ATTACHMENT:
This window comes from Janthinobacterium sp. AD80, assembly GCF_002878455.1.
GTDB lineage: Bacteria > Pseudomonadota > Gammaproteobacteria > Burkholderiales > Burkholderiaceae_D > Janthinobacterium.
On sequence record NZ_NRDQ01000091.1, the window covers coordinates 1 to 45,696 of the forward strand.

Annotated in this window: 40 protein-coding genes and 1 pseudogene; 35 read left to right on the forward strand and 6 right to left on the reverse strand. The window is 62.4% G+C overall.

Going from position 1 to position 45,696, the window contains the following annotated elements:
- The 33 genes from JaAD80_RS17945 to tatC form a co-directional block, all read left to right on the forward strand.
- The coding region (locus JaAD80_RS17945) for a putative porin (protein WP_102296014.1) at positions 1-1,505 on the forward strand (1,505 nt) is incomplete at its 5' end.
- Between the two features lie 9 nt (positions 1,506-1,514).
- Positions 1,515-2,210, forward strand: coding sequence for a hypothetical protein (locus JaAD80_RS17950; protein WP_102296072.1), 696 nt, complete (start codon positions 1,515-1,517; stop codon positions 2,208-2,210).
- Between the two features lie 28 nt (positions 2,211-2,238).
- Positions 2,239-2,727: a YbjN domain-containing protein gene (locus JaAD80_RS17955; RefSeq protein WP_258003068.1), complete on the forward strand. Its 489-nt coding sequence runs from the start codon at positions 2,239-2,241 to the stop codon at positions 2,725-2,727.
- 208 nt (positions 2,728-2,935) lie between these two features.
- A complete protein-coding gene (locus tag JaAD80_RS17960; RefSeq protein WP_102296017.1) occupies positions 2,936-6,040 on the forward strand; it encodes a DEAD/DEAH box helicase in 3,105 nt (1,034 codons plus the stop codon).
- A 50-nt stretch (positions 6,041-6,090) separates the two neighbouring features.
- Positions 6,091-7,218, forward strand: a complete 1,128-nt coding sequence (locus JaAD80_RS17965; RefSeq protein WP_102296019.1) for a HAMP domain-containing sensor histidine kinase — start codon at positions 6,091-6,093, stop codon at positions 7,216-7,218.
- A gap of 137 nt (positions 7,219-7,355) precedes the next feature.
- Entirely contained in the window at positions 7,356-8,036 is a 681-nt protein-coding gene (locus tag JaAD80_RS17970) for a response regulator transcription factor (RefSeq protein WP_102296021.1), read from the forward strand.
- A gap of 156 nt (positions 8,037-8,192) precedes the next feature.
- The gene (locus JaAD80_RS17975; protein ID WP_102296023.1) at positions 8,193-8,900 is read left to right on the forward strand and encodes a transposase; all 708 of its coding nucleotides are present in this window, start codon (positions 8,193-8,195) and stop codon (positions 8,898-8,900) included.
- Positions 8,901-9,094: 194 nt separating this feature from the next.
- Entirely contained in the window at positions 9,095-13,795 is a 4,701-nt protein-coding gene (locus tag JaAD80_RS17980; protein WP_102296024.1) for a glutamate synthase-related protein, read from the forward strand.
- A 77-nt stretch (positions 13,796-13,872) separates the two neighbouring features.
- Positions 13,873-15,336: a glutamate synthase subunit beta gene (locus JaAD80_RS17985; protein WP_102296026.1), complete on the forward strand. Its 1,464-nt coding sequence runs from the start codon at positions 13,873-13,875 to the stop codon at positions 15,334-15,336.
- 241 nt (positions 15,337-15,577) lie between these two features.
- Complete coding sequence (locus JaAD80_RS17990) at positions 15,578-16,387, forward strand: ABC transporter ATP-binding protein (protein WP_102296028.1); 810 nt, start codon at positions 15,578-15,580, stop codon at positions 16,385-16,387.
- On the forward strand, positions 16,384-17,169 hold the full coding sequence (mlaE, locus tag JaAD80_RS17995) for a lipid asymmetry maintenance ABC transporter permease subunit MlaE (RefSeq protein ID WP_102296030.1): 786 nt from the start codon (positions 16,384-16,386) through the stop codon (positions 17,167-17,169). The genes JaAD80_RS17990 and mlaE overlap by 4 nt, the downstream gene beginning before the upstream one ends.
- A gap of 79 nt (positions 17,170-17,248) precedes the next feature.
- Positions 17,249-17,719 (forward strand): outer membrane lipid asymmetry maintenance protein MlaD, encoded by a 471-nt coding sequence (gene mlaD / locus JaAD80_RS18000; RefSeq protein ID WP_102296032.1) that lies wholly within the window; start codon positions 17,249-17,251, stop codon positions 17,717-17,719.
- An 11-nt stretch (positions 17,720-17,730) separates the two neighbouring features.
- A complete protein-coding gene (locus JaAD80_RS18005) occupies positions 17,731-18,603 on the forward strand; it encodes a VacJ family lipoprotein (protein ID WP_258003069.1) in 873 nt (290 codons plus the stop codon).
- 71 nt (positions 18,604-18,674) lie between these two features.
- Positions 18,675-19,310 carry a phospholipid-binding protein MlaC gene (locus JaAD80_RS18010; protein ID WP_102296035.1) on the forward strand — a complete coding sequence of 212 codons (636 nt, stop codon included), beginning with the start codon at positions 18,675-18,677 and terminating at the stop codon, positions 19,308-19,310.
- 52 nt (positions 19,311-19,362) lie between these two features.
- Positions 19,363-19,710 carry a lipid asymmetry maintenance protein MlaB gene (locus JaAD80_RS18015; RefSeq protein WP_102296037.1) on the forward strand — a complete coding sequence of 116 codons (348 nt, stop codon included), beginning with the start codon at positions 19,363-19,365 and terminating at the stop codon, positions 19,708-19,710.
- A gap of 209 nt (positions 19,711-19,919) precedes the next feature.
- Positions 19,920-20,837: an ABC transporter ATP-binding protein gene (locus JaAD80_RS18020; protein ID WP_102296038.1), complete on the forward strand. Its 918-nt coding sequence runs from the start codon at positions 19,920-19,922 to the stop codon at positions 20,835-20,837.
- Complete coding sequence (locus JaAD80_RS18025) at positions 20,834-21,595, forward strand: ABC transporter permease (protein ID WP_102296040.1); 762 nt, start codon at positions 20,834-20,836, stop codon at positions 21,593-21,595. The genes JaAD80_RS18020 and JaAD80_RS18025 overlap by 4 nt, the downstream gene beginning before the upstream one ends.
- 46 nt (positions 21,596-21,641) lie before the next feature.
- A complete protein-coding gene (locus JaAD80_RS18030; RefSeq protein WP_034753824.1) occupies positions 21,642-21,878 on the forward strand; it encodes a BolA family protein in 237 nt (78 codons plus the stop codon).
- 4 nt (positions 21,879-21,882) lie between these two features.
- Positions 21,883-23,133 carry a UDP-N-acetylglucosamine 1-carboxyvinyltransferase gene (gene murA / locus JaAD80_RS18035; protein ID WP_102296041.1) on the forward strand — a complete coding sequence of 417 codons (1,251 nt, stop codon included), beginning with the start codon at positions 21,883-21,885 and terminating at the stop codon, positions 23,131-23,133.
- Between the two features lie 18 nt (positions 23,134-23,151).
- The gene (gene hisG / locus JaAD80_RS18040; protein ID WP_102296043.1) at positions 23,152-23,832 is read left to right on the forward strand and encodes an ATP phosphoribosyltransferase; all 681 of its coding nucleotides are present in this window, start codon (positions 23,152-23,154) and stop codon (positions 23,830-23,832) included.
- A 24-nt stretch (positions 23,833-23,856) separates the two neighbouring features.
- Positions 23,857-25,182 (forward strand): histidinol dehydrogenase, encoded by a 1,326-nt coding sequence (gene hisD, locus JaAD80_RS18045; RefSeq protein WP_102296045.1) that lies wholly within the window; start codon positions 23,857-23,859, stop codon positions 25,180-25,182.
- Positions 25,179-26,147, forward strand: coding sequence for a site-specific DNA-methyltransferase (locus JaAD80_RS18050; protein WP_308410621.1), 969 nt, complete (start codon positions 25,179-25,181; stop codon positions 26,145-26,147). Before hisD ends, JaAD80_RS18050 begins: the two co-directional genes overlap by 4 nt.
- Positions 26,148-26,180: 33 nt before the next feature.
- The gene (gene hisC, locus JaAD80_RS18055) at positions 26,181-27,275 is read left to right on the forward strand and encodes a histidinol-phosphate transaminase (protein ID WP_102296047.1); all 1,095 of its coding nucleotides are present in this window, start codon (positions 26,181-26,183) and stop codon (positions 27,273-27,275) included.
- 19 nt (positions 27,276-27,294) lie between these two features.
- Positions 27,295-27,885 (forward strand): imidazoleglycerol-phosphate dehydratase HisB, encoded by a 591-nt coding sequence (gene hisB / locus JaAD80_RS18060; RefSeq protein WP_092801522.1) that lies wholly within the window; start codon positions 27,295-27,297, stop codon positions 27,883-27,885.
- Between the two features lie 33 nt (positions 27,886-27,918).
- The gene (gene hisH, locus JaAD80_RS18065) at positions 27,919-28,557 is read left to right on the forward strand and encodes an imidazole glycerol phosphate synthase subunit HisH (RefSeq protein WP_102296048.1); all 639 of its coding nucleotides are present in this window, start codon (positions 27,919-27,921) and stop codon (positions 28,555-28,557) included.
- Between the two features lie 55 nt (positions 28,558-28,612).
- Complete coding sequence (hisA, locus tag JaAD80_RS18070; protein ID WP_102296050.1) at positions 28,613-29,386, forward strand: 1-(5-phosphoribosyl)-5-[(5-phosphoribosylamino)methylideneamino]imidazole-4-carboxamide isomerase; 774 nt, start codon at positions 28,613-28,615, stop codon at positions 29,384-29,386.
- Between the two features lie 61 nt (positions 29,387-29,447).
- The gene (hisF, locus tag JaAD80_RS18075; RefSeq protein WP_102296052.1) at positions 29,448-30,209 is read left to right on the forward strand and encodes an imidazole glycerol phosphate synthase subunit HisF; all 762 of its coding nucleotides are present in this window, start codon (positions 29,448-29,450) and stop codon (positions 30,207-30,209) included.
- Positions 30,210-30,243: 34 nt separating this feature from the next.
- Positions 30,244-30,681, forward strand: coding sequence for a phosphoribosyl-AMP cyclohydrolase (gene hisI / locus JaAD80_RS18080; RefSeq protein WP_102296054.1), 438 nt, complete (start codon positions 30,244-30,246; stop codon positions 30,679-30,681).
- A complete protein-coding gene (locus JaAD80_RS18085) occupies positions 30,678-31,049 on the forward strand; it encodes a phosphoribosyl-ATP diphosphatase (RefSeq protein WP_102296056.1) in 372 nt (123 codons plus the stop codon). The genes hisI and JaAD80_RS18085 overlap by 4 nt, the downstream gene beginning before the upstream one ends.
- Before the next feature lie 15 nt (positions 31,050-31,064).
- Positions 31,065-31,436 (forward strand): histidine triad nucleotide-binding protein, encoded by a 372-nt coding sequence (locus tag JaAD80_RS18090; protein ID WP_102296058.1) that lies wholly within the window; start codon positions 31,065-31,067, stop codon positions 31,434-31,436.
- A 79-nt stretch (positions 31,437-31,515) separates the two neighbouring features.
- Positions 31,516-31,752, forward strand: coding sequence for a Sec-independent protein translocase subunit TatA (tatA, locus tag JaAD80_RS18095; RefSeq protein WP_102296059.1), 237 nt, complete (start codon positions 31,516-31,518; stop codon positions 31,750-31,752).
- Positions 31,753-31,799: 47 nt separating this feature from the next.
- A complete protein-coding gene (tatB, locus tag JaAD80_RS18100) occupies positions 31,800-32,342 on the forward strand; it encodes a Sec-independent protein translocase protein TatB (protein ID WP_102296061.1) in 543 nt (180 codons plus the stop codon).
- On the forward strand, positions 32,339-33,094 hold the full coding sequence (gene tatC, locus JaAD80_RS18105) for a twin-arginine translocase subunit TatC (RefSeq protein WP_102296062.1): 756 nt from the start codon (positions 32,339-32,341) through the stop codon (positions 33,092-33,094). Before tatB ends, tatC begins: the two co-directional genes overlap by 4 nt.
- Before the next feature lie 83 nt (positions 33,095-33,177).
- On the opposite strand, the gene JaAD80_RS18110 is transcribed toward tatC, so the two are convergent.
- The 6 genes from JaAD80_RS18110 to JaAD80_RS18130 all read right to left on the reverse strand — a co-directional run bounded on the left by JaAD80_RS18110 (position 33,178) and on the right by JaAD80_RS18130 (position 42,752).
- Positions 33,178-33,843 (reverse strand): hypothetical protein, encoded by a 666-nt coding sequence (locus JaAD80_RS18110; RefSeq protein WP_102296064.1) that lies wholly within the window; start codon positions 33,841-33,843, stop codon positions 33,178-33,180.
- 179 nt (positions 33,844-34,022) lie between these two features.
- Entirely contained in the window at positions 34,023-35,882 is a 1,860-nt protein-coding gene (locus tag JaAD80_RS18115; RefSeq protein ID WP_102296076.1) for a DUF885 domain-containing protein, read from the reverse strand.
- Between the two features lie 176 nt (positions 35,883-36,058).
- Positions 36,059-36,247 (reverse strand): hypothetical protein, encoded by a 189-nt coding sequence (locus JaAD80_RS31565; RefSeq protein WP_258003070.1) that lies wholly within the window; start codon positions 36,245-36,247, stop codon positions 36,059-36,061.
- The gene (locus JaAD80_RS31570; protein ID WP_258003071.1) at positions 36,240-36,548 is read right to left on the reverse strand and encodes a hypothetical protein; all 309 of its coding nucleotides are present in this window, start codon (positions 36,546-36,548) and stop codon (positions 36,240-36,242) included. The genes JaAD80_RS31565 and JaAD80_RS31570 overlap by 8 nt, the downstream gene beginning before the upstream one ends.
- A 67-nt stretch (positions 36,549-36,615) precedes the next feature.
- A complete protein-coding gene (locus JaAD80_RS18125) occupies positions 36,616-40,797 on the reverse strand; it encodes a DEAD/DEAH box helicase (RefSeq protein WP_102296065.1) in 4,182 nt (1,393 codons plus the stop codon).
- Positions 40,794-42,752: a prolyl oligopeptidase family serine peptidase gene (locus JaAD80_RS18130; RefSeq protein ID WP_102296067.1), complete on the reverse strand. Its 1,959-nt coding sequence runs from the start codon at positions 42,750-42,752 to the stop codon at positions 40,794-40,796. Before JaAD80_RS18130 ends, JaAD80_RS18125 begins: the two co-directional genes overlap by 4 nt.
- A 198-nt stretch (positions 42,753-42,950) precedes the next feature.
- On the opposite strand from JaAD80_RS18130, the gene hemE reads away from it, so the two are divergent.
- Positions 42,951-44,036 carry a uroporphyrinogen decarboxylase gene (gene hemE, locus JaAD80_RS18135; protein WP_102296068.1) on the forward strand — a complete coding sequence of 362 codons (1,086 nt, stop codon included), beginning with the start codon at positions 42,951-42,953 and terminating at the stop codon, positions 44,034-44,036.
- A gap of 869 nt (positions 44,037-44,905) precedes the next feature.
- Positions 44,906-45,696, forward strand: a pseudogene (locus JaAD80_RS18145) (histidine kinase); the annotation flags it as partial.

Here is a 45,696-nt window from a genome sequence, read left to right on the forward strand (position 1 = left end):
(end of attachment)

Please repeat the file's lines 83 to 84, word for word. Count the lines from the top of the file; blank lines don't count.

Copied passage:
- Positions 44,906-45,696, forward strand: a pseudogene (locus JaAD80_RS18145) (histidine kinase); the annotation flags it as partial.

Here is a 45,696-nt window from a genome sequence, read left to right on the forward strand (position 1 = left end):